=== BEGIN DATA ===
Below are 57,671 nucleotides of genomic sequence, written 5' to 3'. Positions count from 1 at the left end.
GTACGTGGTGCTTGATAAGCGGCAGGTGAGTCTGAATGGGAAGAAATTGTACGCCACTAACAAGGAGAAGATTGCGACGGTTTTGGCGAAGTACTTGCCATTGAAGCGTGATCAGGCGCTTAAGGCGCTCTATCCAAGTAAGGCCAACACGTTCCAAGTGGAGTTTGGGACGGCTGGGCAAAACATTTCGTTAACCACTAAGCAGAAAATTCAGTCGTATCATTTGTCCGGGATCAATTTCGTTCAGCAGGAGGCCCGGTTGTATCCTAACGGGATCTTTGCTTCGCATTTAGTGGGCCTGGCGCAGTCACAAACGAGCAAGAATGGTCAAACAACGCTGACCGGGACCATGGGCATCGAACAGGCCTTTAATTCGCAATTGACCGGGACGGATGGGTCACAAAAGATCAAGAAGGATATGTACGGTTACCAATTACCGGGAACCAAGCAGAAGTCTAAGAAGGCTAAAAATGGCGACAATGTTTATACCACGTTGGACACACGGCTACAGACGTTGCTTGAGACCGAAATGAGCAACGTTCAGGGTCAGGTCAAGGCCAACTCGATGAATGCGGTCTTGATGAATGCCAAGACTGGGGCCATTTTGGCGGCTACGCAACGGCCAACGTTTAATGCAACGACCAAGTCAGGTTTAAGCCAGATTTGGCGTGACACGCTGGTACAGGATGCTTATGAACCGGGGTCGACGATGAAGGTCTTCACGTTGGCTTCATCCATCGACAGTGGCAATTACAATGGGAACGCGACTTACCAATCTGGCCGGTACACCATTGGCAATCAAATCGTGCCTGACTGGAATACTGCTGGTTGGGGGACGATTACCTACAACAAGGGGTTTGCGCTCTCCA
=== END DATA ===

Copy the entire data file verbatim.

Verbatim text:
Below are 57,671 nucleotides of genomic sequence, written 5' to 3'. Positions count from 1 at the left end.
GTACGTGGTGCTTGATAAGCGGCAGGTGAGTCTGAATGGGAAGAAATTGTACGCCACTAACAAGGAGAAGATTGCGACGGTTTTGGCGAAGTACTTGCCATTGAAGCGTGATCAGGCGCTTAAGGCGCTCTATCCAAGTAAGGCCAACACGTTCCAAGTGGAGTTTGGGACGGCTGGGCAAAACATTTCGTTAACCACTAAGCAGAAAATTCAGTCGTATCATTTGTCCGGGATCAATTTCGTTCAGCAGGAGGCCCGGTTGTATCCTAACGGGATCTTTGCTTCGCATTTAGTGGGCCTGGCGCAGTCACAAACGAGCAAGAATGGTCAAACAACGCTGACCGGGACCATGGGCATCGAACAGGCCTTTAATTCGCAATTGACCGGGACGGATGGGTCACAAAAGATCAAGAAGGATATGTACGGTTACCAATTACCGGGAACCAAGCAGAAGTCTAAGAAGGCTAAAAATGGCGACAATGTTTATACCACGTTGGACACACGGCTACAGACGTTGCTTGAGACCGAAATGAGCAACGTTCAGGGTCAGGTCAAGGCCAACTCGATGAATGCGGTCTTGATGAATGCCAAGACTGGGGCCATTTTGGCGGCTACGCAACGGCCAACGTTTAATGCAACGACCAAGTCAGGTTTAAGCCAGATTTGGCGTGACACGCTGGTACAGGATGCTTATGAACCGGGGTCGACGATGAAGGTCTTCACGTTGGCTTCATCCATCGACAGTGGCAATTACAATGGGAACGCGACTTACCAATCTGGCCGGTACACCATTGGCAATCAAATCGTGCCTGACTGGAATACTGCTGGTTGGGGGACGATTACCTACAACAAGGGGTTTGCGCTCTCCA